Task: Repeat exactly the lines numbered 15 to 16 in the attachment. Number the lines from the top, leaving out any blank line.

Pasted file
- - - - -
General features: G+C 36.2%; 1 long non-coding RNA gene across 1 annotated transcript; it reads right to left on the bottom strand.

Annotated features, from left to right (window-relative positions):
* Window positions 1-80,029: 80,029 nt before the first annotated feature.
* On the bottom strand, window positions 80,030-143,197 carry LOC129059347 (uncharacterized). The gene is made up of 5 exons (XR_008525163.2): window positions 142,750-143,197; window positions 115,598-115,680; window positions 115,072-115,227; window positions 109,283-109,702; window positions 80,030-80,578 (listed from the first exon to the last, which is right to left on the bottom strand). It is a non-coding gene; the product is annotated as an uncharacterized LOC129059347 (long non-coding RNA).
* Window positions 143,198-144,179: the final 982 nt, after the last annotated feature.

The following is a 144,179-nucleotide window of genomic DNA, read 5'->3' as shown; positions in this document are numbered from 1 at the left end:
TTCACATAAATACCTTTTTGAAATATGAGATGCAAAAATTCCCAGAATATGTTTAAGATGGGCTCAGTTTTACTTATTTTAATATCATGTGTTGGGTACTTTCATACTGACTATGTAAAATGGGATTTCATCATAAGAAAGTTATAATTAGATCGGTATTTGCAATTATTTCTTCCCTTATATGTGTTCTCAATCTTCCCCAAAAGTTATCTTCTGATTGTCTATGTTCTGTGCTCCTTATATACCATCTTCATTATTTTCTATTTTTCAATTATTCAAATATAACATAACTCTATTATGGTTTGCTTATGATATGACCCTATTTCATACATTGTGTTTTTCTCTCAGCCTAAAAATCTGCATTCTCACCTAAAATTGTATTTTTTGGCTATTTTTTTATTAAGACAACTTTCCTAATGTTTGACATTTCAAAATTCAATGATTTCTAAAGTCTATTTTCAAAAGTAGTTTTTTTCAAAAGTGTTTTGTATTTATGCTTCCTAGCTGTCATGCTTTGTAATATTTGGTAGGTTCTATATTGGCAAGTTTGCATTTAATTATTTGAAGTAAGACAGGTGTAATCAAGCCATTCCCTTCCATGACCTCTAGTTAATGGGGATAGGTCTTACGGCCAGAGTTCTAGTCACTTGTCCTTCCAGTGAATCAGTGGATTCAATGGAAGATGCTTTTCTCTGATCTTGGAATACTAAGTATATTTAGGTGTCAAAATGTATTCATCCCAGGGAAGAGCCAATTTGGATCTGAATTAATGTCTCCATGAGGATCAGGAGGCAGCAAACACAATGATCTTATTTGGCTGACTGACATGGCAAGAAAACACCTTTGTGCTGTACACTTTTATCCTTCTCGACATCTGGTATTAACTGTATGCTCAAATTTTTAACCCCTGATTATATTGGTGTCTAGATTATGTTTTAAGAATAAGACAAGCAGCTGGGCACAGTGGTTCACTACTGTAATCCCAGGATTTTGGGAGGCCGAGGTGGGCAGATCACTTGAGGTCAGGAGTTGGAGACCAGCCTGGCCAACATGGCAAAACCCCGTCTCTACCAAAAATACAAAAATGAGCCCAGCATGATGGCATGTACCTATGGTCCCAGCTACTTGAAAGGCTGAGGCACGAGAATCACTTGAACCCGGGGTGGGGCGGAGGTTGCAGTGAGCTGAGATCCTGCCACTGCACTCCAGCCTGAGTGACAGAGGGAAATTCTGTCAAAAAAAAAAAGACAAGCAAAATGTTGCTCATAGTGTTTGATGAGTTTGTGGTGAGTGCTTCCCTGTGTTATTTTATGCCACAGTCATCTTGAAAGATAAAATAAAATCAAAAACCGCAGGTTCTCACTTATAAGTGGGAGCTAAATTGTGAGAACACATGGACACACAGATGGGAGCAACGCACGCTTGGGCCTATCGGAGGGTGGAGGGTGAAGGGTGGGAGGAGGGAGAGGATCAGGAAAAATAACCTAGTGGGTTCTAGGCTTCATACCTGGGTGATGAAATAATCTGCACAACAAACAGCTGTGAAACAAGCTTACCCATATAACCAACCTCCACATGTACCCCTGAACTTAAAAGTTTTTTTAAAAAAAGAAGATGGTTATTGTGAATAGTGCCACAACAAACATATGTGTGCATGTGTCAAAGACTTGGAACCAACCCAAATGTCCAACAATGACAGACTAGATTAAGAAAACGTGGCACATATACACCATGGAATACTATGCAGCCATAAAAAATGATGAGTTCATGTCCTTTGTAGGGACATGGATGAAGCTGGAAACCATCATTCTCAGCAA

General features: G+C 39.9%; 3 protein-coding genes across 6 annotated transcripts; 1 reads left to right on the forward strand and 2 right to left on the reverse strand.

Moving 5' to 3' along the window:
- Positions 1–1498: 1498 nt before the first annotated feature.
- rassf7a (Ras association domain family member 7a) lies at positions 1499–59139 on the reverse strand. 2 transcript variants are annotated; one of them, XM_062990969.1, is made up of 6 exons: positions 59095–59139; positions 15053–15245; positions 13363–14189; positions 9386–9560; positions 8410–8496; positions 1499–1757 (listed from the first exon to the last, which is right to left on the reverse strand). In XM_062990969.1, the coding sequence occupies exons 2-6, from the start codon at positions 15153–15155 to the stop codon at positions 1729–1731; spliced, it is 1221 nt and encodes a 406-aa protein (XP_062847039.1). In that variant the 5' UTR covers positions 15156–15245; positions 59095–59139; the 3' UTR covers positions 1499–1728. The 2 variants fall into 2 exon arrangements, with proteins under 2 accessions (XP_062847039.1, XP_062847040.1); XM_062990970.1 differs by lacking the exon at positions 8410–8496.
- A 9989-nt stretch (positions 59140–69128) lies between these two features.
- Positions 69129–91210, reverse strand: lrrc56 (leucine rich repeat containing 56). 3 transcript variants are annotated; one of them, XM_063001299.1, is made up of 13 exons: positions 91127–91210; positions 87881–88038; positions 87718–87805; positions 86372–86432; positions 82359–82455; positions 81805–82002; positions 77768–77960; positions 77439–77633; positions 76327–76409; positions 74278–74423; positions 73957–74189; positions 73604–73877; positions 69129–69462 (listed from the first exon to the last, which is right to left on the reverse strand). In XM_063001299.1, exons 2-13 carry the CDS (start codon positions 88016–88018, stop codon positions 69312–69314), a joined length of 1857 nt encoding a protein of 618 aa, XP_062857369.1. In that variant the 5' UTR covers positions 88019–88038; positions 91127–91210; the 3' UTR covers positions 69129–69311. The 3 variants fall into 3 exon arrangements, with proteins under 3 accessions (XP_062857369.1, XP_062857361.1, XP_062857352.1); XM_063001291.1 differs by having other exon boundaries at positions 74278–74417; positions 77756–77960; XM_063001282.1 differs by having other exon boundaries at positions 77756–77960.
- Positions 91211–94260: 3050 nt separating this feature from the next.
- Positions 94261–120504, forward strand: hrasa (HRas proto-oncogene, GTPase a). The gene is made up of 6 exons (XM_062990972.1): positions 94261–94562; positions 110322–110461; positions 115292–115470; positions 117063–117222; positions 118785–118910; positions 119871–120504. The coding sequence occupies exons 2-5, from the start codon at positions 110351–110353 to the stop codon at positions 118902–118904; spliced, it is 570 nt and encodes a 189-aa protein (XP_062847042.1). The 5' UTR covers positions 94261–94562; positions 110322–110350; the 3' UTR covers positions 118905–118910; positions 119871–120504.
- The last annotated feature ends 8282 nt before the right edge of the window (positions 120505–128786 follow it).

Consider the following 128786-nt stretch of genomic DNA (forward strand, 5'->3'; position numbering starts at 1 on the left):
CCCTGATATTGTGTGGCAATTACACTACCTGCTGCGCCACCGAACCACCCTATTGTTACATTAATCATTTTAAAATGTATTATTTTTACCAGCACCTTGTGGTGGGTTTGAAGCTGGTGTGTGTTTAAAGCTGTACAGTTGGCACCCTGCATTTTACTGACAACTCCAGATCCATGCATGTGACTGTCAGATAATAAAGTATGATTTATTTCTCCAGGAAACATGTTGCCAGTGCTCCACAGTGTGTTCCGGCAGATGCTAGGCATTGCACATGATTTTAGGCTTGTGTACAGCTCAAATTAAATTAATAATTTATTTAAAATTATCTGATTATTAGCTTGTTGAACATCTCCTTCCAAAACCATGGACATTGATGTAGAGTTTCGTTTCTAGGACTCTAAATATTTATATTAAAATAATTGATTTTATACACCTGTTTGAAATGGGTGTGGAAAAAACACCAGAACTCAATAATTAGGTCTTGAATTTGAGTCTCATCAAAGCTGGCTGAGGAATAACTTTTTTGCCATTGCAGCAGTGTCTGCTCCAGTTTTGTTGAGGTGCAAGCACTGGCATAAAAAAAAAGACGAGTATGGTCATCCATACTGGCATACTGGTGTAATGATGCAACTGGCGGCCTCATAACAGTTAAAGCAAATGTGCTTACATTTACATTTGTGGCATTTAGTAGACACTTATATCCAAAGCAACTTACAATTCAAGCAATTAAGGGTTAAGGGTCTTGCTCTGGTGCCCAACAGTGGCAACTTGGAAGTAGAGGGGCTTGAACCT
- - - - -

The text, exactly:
- Positions 94261–120504, forward strand: hrasa (HRas proto-oncogene, GTPase a). The gene is made up of 6 exons (XM_062990972.1): positions 94261–94562; positions 110322–110461; positions 115292–115470; positions 117063–117222; positions 118785–118910; positions 119871–120504. The coding sequence occupies exons 2-5, from the start codon at positions 110351–110353 to the stop codon at positions 118902–118904; spliced, it is 570 nt and encodes a 189-aa protein (XP_062847042.1). The 5' UTR covers positions 94261–94562; positions 110322–110350; the 3' UTR covers positions 118905–118910; positions 119871–120504.
- The last annotated feature ends 8282 nt before the right edge of the window (positions 120505–128786 follow it).